77. From the transcript of the hearing of 7 February 2000 it follows that the court heard the second applicant and two witnesses. The second applicant testified that in November 1999 she and her aunt (her mother's sister) had moved from Grozny to Ingushetia and lived with her mother in the village of Psedakh. Her brother Adlan remained in Grozny to look after the property. On 27 January 2000 Liza Khashiyeva and Raya Khashiyeva came to them and said that three bodies had been found in their family house in Grozny, and that one of them was her brother's. Her relative D. went to Grozny with the Khashiyevs and brought the body back. On 28 January 2000 her brother was buried in Psedakh.
78. Witness D. testified that she was a close relative of the second applicant's mother. On 27 January 2000 they were visited in Psedakh by the Khashiyevs who told them that the body of Adlan Akayev was in the courtyard of their house in Grozny. They identified him by his card from the Grozny Teaching Institute, where he had been the Head of the Physics department. On 28 January 2000 they brought his body to Psedakh and buried him. Another witness from Psedakh confirmed the fact of burial. The court issued its decision on 7 February 2000.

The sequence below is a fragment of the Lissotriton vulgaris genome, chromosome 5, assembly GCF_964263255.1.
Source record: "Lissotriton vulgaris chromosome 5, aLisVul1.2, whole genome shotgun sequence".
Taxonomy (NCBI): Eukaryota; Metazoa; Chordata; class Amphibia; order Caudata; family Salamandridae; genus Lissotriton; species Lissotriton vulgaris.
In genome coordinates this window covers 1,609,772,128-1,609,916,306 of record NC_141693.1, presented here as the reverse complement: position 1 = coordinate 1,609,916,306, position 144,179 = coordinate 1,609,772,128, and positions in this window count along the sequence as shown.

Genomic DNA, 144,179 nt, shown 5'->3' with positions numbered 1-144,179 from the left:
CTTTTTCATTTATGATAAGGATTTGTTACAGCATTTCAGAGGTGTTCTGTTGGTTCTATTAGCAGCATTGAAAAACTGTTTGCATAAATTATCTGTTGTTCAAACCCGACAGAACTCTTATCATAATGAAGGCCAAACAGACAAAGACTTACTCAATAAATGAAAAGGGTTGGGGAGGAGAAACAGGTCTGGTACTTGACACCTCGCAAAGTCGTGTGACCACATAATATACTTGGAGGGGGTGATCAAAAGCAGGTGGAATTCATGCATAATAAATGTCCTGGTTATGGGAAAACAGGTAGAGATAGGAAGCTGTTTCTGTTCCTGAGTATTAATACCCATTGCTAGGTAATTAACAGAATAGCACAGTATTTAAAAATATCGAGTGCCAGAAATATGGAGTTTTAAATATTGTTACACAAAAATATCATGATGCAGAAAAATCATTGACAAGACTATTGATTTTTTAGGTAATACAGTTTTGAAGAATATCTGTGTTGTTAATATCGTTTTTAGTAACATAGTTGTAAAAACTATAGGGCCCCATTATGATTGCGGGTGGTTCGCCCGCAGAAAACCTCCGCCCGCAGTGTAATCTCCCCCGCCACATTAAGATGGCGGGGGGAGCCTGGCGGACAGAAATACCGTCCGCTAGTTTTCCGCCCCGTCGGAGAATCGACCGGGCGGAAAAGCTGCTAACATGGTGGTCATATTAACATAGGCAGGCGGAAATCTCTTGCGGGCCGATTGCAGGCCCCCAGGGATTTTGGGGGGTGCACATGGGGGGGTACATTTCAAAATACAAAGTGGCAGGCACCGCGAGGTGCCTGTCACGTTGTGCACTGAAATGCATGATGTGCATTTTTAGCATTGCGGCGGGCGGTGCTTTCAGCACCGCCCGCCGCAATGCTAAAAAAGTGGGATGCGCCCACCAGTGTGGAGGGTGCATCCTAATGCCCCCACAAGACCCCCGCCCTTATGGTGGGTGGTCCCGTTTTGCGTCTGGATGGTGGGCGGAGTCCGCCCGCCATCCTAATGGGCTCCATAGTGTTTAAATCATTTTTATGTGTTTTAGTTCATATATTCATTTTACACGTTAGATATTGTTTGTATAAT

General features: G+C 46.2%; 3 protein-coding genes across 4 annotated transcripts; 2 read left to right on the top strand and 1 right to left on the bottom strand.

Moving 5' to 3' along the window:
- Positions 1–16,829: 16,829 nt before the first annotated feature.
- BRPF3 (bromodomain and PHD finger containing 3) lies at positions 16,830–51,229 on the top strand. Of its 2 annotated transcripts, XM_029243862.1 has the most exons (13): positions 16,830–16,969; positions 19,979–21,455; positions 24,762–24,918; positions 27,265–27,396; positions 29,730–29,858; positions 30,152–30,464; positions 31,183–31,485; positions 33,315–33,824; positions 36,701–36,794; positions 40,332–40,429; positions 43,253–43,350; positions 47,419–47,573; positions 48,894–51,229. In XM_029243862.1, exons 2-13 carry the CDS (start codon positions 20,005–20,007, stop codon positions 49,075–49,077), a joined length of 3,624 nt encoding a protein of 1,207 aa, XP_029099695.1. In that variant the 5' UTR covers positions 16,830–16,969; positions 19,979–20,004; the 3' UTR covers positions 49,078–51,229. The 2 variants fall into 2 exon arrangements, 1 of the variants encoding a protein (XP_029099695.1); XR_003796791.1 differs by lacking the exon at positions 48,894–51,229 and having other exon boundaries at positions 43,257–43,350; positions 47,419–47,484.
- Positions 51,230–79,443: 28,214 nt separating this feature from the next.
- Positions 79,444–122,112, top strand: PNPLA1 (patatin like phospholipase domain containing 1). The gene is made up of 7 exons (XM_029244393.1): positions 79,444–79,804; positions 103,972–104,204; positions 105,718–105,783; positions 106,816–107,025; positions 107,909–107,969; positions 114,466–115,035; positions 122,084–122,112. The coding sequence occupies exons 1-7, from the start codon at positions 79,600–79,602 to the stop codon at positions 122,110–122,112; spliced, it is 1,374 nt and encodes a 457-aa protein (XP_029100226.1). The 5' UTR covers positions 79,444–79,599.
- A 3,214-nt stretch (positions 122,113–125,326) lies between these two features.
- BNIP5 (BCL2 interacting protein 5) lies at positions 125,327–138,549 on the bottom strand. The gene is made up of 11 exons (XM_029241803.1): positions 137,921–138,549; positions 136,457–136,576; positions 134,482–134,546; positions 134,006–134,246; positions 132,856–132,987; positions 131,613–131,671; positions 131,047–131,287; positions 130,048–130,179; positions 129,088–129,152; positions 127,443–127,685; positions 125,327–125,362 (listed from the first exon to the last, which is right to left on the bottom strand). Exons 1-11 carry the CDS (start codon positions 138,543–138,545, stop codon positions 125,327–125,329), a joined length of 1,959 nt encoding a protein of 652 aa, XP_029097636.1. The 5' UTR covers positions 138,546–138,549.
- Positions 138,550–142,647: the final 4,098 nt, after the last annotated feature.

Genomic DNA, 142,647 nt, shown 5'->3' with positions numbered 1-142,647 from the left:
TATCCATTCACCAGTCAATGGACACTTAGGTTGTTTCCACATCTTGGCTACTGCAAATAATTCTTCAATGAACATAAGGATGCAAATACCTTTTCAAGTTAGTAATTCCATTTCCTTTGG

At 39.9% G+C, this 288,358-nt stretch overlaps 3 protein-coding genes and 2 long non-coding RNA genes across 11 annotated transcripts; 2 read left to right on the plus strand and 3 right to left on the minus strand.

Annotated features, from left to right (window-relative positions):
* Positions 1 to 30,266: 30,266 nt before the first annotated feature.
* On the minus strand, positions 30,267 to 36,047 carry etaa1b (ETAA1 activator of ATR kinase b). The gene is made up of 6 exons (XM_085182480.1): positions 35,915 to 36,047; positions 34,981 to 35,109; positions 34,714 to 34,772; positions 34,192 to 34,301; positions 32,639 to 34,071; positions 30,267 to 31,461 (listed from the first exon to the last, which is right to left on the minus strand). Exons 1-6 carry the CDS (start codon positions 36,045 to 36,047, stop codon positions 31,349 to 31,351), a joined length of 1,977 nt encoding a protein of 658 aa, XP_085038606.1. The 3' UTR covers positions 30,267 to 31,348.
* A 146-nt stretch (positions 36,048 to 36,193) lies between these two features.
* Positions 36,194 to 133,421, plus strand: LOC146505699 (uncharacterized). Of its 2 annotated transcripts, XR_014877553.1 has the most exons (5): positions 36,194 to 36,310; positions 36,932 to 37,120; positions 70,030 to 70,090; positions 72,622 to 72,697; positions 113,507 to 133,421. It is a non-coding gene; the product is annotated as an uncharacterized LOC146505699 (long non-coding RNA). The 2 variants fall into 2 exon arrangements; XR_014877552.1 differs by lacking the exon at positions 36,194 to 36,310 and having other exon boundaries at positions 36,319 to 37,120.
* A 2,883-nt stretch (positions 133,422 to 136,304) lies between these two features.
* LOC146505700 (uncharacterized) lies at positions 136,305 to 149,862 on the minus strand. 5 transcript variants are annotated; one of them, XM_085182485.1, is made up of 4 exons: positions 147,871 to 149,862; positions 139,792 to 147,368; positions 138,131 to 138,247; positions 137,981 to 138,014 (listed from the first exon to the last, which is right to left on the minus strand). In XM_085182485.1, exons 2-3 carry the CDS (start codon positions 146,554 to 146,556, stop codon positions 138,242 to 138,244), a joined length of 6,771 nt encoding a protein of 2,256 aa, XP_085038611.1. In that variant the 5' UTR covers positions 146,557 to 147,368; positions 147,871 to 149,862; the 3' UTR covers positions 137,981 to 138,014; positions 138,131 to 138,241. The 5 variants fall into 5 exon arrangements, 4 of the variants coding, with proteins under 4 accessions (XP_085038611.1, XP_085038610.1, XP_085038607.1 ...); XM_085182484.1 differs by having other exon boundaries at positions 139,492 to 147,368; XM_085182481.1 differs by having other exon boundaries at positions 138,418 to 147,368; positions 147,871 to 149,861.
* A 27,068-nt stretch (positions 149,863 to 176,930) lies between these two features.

II. RELEVANT DOMESTIC LAW AND PRACTICE
a) The Constitutional provisions
79. Article 20 of the Constitution of the Russian Federation protects the right to life.
80. Article 46 of the Constitution guarantees the protection of rights and liberties in a court of law by providing that the decisions and actions of any public authority may be appealed to a court of law. Section 3 of the same Article guarantees the right to apply to international bodies for the protection of human rights once domestic legal remedies have been exhausted.
81. Articles 52 and 53 provide that the rights of victims of crime and abuse of power shall be protected by the law. They are guaranteed access to the courts and compensation by the State for damage caused by the unlawful actions of a public authority.
82. Article 55 (3) provides for the restriction of rights and liberties by a federal law, but only to the extent required for the protection of the fundamental principles of the constitutional system, morality, health, rights and lawful interests of other persons, the defence of the country and the security of the state.
83. Article 56 of the Constitution provides that a state of emergency may be declared in accordance with federal law. Certain rights, including the right to life and freedom from torture, may not be restricted.